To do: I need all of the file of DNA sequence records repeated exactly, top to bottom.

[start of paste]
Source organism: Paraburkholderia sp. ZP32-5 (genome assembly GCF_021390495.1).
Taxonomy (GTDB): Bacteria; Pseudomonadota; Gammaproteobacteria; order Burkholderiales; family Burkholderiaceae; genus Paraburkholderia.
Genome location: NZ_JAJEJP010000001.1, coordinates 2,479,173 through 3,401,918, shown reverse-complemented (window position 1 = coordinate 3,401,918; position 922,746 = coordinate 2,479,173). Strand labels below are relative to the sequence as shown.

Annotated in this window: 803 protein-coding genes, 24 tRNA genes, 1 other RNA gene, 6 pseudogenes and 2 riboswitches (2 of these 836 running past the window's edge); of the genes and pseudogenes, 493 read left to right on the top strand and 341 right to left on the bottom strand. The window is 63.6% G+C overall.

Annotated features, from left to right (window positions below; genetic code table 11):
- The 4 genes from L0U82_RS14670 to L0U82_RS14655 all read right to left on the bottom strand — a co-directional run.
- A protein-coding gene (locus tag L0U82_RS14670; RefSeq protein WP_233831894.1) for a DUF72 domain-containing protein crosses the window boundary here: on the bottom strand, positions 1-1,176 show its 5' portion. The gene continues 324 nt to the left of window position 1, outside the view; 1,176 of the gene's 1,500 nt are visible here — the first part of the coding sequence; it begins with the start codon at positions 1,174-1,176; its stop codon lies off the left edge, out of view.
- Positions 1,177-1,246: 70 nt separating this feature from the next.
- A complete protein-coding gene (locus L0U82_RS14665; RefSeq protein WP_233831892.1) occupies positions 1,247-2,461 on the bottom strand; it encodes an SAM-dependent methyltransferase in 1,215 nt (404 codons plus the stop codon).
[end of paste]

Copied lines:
Source organism: Paraburkholderia sp. ZP32-5 (genome assembly GCF_021390495.1).
Taxonomy (GTDB): Bacteria; Pseudomonadota; Gammaproteobacteria; order Burkholderiales; family Burkholderiaceae; genus Paraburkholderia.
Genome location: NZ_JAJEJP010000001.1, coordinates 2,479,173 through 3,401,918, shown reverse-complemented (window position 1 = coordinate 3,401,918; position 922,746 = coordinate 2,479,173). Strand labels below are relative to the sequence as shown.

Annotated in this window: 803 protein-coding genes, 24 tRNA genes, 1 other RNA gene, 6 pseudogenes and 2 riboswitches (2 of these 836 running past the window's edge); of the genes and pseudogenes, 493 read left to right on the top strand and 341 right to left on the bottom strand. The window is 63.6% G+C overall.

Annotated features, from left to right (window positions below; genetic code table 11):
- The 4 genes from L0U82_RS14670 to L0U82_RS14655 all read right to left on the bottom strand — a co-directional run.
- A protein-coding gene (locus tag L0U82_RS14670; RefSeq protein WP_233831894.1) for a DUF72 domain-containing protein crosses the window boundary here: on the bottom strand, positions 1-1,176 show its 5' portion. The gene continues 324 nt to the left of window position 1, outside the view; 1,176 of the gene's 1,500 nt are visible here — the first part of the coding sequence; it begins with the start codon at positions 1,174-1,176; its stop codon lies off the left edge, out of view.
- Positions 1,177-1,246: 70 nt separating this feature from the next.
- A complete protein-coding gene (locus L0U82_RS14665; RefSeq protein WP_233831892.1) occupies positions 1,247-2,461 on the bottom strand; it encodes an SAM-dependent methyltransferase in 1,215 nt (404 codons plus the stop codon).